Figure 5 Visible Light Cure (VLC) unit (DENTSPLY Caulk, York, PA) for two minutes (figure 5). Wipe the cured gel surfaces with alcohol-moistened gauze or cotton strip to remove excess material or oxygen-inhibited residue. Some manufacturers do not recommend the use of reservoirs.
Tray Delivery and Whitening Instructions
At the tray delivery appointment, the baseline shade will be documented. Also pretreatment photographs with and without the shade guide can be taken. The tray is tried in for proper fit and comfort. The whitening procedure is reviewed with the patient. The American Dental Association (ADA) recommends the use of a value oriented shade system that is sequenced by brightness. Factors influencing the shade determination are ambient light and the clinician’s vision. The ambient light should be consistent, neutral, reproducible and unbiased. Gender, age, genetics and distance can all affect the clinician’s vision. In general, the youngest female member of the dental team should be involved in the shade determination. Patient education should include loading and seating the tray. Review with the patient the teeth to be whitened. Demonstrate placing a small bead of the whitening agent along the front base of the tray and emphasize the importance of utilizing the proper dose of the whitening agent.
Figure 6 Place the tray material (pebble finish toward the model) on a heat/vacuum tray-forming machine. Soften the whitening sheet until it sags 1 to 2 inches. Engage the vacuum. Slowly lower the heated whitening tray onto the stone model. Allow ample time under the vacuum for optimal retention and definition. After the tray has cooled, remove it from the stone model. Using scissors, trim the tray approximately 2 to 3 mm beyond the teeth (figure 6). Trim and refine the remaining portion with precision scissors, scalloping around the interdental areas. Or trim the tray directly on the model using a soft tray trimmer such as Tray Magic™ (Premier Dental Products Company, Plymouth Meeting, PA) (figure 7). Trim the tray approximately .5 to 1 mm short of the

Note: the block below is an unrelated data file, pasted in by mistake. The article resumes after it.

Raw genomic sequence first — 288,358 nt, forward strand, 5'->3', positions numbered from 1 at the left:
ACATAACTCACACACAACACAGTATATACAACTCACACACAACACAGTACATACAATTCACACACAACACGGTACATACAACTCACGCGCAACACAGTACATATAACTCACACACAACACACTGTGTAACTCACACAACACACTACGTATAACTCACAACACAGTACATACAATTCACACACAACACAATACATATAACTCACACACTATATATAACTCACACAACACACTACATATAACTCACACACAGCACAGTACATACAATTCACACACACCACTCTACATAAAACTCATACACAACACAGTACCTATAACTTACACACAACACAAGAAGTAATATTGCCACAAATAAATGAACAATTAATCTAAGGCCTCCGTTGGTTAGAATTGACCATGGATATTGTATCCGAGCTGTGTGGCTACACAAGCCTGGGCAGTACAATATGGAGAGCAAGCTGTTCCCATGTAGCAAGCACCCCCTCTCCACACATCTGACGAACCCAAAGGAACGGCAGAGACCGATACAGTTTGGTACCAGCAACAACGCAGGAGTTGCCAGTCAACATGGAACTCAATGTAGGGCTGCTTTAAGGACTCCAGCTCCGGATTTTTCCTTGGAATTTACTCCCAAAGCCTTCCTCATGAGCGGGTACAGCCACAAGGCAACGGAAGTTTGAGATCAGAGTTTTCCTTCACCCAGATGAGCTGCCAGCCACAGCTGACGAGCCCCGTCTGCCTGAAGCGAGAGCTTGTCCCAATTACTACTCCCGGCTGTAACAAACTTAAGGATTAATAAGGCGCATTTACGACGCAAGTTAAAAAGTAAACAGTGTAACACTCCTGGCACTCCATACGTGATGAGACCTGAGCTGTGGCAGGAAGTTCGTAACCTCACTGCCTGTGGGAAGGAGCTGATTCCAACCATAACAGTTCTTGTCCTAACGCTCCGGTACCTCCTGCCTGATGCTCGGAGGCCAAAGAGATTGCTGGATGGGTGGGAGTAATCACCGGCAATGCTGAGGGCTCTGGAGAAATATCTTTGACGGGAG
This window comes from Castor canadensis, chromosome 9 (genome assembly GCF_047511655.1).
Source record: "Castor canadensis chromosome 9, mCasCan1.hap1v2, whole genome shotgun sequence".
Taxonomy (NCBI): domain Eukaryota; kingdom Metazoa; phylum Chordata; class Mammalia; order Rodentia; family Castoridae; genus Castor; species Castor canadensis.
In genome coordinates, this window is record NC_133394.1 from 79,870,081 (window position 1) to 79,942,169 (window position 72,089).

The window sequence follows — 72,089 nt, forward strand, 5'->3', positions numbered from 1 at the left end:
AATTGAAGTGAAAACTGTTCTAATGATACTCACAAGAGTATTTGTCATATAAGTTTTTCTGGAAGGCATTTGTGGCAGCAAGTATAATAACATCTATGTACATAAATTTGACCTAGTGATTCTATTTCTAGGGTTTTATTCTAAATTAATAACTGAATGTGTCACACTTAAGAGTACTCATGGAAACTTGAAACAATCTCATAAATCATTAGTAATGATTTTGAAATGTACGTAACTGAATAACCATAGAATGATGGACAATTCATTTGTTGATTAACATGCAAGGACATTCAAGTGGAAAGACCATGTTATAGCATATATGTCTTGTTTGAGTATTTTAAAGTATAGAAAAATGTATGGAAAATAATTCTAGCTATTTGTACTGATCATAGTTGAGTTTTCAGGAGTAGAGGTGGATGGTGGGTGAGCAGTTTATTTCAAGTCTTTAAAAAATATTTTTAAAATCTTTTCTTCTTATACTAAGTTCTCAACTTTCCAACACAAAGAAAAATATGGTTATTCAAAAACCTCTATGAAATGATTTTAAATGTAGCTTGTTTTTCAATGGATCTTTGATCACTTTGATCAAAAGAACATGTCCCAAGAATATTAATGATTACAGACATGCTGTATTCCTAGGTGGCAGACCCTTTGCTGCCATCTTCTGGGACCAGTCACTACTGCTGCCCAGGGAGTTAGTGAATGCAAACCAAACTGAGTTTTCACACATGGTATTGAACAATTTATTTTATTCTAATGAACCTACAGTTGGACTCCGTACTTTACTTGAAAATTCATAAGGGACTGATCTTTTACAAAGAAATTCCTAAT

Whitening Success and Compliance
The number one reason for whitening success is compliance. Comprehensive and understandable patient education will ensure patient acceptance and is critical to whitening success. Despite claims that some whitening products do not cause sensitivity, double blind clinical studies have shown that sensitivity occurs in 55 to 75% of treatment.7 Treatment of tooth sensitivity can be active or passive. Passive treatment for sensitivity involves reducing treatment time or frequency of treatment, and interruption or cessation of the whitening treatment. Shorter wear time, such as 30 minutes once-a-day, as is recommended for Perfecta® Bravo™ (Premier Dental Products Co.) can help improve patient compliance.
Sensitivity can be treated actively through pretreatment with neutral sodium fluoride, application of an in-office fluoride treatment followed by a homeapplied fluoride, or use of other therapeutic agents. Haywood, et al recommend tray delivery of a 5% potassium nitrate – 1000 ppm fluoride gel.8 A comfortable, properly fitting tray, a palatable whitening agent with proper viscosity, and an appropriate delivery system are also critical to whitening success.
TABLE 2, MARKETING IDEAS Develop Gift Certificates for Life
Occasions Compile a Photo Album of “Successes” Use Statement Stuffers Whiten Staff Members Teeth One Arch at a Time Intraoral Camera Value Arranged Shade Operatory Display Posters/Brochures Telephone “On Hold” Message Target Mailing Website
Post-Visit and Marketing Ideas
Document the final shade, and take photographs with and without a shade guide. Obtain a testimony from the patient for marketing purposes. Review maintenance issues with the patient. Take-home treatment results typically last two to three years, while in-office treatments last four to five years.9 The goal of incorporating whitening into your practice should involve educating the patient about whitening. Marketing ideas for incorporating whitening into the practice are listed in table 2.